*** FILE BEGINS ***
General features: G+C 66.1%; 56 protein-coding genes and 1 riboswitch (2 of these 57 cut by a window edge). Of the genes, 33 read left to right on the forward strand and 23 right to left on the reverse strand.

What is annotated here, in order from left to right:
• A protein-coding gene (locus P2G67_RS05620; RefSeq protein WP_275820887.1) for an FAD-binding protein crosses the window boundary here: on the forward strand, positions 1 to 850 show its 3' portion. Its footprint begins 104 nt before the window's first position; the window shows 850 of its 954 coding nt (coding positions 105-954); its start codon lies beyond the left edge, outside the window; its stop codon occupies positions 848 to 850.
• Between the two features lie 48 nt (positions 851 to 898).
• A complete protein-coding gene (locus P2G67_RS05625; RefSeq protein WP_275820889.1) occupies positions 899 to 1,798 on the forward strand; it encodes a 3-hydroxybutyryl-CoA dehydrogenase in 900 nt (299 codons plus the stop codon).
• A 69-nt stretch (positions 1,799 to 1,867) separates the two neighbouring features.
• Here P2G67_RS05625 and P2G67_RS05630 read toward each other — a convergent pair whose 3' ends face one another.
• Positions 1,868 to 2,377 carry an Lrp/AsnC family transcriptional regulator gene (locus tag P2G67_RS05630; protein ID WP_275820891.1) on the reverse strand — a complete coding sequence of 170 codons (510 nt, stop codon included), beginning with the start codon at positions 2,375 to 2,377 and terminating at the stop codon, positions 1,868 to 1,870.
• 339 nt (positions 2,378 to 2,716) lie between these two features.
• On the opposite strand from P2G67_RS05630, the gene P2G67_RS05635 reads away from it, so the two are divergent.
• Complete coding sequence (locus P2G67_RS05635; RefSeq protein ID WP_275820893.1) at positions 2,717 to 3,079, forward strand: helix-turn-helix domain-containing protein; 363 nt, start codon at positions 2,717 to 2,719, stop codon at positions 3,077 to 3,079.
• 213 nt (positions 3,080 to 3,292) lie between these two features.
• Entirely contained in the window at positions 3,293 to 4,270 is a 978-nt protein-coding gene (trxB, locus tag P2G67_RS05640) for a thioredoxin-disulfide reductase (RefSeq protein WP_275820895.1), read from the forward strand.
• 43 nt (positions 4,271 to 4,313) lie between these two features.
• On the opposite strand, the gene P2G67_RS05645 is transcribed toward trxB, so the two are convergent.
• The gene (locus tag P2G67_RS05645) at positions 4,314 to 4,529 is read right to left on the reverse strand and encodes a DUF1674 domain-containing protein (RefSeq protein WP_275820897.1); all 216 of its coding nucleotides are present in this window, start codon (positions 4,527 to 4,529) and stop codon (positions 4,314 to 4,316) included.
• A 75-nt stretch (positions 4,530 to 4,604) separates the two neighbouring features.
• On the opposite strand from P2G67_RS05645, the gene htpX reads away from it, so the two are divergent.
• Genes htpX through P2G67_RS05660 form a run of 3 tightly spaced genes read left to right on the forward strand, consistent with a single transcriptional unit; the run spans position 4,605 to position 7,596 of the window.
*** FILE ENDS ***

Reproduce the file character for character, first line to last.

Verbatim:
General features: G+C 66.1%; 56 protein-coding genes and 1 riboswitch (2 of these 57 cut by a window edge). Of the genes, 33 read left to right on the forward strand and 23 right to left on the reverse strand.

What is annotated here, in order from left to right:
• A protein-coding gene (locus P2G67_RS05620; RefSeq protein WP_275820887.1) for an FAD-binding protein crosses the window boundary here: on the forward strand, positions 1 to 850 show its 3' portion. Its footprint begins 104 nt before the window's first position; the window shows 850 of its 954 coding nt (coding positions 105-954); its start codon lies beyond the left edge, outside the window; its stop codon occupies positions 848 to 850.
• Between the two features lie 48 nt (positions 851 to 898).
• A complete protein-coding gene (locus P2G67_RS05625; RefSeq protein WP_275820889.1) occupies positions 899 to 1,798 on the forward strand; it encodes a 3-hydroxybutyryl-CoA dehydrogenase in 900 nt (299 codons plus the stop codon).
• A 69-nt stretch (positions 1,799 to 1,867) separates the two neighbouring features.
• Here P2G67_RS05625 and P2G67_RS05630 read toward each other — a convergent pair whose 3' ends face one another.
• Positions 1,868 to 2,377 carry an Lrp/AsnC family transcriptional regulator gene (locus tag P2G67_RS05630; protein ID WP_275820891.1) on the reverse strand — a complete coding sequence of 170 codons (510 nt, stop codon included), beginning with the start codon at positions 2,375 to 2,377 and terminating at the stop codon, positions 1,868 to 1,870.
• 339 nt (positions 2,378 to 2,716) lie between these two features.
• On the opposite strand from P2G67_RS05630, the gene P2G67_RS05635 reads away from it, so the two are divergent.
• Complete coding sequence (locus P2G67_RS05635; RefSeq protein ID WP_275820893.1) at positions 2,717 to 3,079, forward strand: helix-turn-helix domain-containing protein; 363 nt, start codon at positions 2,717 to 2,719, stop codon at positions 3,077 to 3,079.
• 213 nt (positions 3,080 to 3,292) lie between these two features.
• Entirely contained in the window at positions 3,293 to 4,270 is a 978-nt protein-coding gene (trxB, locus tag P2G67_RS05640) for a thioredoxin-disulfide reductase (RefSeq protein WP_275820895.1), read from the forward strand.
• 43 nt (positions 4,271 to 4,313) lie between these two features.
• On the opposite strand, the gene P2G67_RS05645 is transcribed toward trxB, so the two are convergent.
• The gene (locus tag P2G67_RS05645) at positions 4,314 to 4,529 is read right to left on the reverse strand and encodes a DUF1674 domain-containing protein (RefSeq protein WP_275820897.1); all 216 of its coding nucleotides are present in this window, start codon (positions 4,527 to 4,529) and stop codon (positions 4,314 to 4,316) included.
• A 75-nt stretch (positions 4,530 to 4,604) separates the two neighbouring features.
• On the opposite strand from P2G67_RS05645, the gene htpX reads away from it, so the two are divergent.
• Genes htpX through P2G67_RS05660 form a run of 3 tightly spaced genes read left to right on the forward strand, consistent with a single transcriptional unit; the run spans position 4,605 to position 7,596 of the window.